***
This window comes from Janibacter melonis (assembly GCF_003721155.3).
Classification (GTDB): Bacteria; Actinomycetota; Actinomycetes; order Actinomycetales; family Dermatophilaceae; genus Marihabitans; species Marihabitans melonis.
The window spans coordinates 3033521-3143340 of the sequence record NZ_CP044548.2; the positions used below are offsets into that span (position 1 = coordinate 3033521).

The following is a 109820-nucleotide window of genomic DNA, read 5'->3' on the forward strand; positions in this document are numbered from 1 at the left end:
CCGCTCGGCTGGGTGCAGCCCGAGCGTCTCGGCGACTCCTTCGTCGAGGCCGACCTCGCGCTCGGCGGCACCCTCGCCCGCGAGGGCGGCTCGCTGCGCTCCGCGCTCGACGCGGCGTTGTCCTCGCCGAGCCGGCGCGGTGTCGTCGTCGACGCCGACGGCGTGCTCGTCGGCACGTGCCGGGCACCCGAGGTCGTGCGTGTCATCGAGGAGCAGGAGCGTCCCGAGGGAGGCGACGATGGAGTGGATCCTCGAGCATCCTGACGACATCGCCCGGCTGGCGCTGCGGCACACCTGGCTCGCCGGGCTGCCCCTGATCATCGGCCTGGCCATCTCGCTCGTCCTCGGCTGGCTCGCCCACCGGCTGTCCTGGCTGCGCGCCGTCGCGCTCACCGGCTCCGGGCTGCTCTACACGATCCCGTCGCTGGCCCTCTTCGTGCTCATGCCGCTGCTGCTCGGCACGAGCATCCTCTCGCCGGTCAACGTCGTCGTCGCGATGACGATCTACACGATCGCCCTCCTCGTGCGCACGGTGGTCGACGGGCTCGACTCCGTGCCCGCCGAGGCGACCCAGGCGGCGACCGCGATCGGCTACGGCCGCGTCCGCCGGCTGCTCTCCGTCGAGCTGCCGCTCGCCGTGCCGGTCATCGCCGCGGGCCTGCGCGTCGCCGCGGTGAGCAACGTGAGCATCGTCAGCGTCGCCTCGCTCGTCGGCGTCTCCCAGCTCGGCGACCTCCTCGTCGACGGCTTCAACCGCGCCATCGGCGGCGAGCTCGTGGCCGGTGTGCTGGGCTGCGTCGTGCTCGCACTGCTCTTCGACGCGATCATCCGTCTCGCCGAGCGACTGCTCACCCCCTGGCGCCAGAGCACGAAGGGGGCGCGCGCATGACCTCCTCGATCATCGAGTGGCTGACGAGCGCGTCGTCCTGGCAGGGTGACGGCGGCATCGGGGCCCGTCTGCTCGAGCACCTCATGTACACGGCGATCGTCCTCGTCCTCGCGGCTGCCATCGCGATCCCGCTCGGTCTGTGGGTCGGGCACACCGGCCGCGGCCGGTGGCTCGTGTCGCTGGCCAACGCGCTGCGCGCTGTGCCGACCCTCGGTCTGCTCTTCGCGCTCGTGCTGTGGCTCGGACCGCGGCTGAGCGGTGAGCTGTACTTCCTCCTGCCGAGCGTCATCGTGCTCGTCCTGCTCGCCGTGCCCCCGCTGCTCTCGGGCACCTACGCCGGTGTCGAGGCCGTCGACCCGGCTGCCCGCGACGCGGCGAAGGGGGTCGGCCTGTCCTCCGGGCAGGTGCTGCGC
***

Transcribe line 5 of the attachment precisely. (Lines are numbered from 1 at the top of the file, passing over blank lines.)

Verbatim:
CCGCTCGGCTGGGTGCAGCCCGAGCGTCTCGGCGACTCCTTCGTCGAGGCCGACCTCGCGCTCGGCGGCACCCTCGCCCGCGAGGGCGGCTCGCTGCGCTCCGCGCTCGACGCGGCGTTGTCCTCGCCGAGCCGGCGCGGTGTCGTCGTCGACGCCGACGGCGTGCTCGTCGGCACGTGCCGGGCACCCGAGGTCGTGCGTGTCATCGAGGAGCAGGAGCGTCCCGAGGGAGGCGACGATGGAGTGGATCCTCGAGCATCCTGACGACATCGCCCGGCTGGCGCTGCGGCACACCTGGCTCGCCGGGCTGCCCCTGATCATCGGCCTGGCCATCTCGCTCGTCCTCGGCTGGCTCGCCCACCGGCTGTCCTGGCTGCGCGCCGTCGCGCTCACCGGCTCCGGGCTGCTCTACACGATCCCGTCGCTGGCCCTCTTCGTGCTCATGCCGCTGCTGCTCGGCACGAGCATCCTCTCGCCGGTCAACGTCGTCGTCGCGATGACGATCTACACGATCGCCCTCCTCGTGCGCACGGTGGTCGACGGGCTCGACTCCGTGCCCGCCGAGGCGACCCAGGCGGCGACCGCGATCGGCTACGGCCGCGTCCGCCGGCTGCTCTCCGTCGAGCTGCCGCTCGCCGTGCCGGTCATCGCCGCGGGCCTGCGCGTCGCCGCGGTGAGCAACGTGAGCATCGTCAGCGTCGCCTCGCTCGTCGGCGTCTCCCAGCTCGGCGACCTCCTCGTCGACGGCTTCAACCGCGCCATCGGCGGCGAGCTCGTGGCCGGTGTGCTGGGCTGCGTCGTGCTCGCACTGCTCTTCGACGCGATCATCCGTCTCGCCGAGCGACTGCTCACCCCCTGGCGCCAGAGCACGAAGGGGGCGCGCGCATGACCTCCTCGATCATCGAGTGGCTGACGAGCGCGTCGTCCTGGCAGGGTGACGGCGGCATCGGGGCCCGTCTGCTCGAGCACCTCATGTACACGGCGATCGTCCTCGTCCTCGCGGCTGCCATCGCGATCCCGCTCGGTCTGTGGGTCGGGCACACCGGCCGCGGCCGGTGGCTCGTGTCGCTGGCCAACGCGCTGCGCGCTGTGCCGACCCTCGGTCTGCTCTTCGCGCTCGTGCTGTGGCTCGGACCGCGGCTGAGCGGTGAGCTGTACTTCCTCCTGCCGAGCGTCATCGTGCTCGTCCTGCTCGCCGTGCCCCCGCTGCTCTCGGGCACCTACGCCGGTGTCGAGGCCGTCGACCCGGCTGCCCGCGACGCGGCGAAGGGGGTCGGCCTGTCCTCCGGGCAGGTGCTGCGC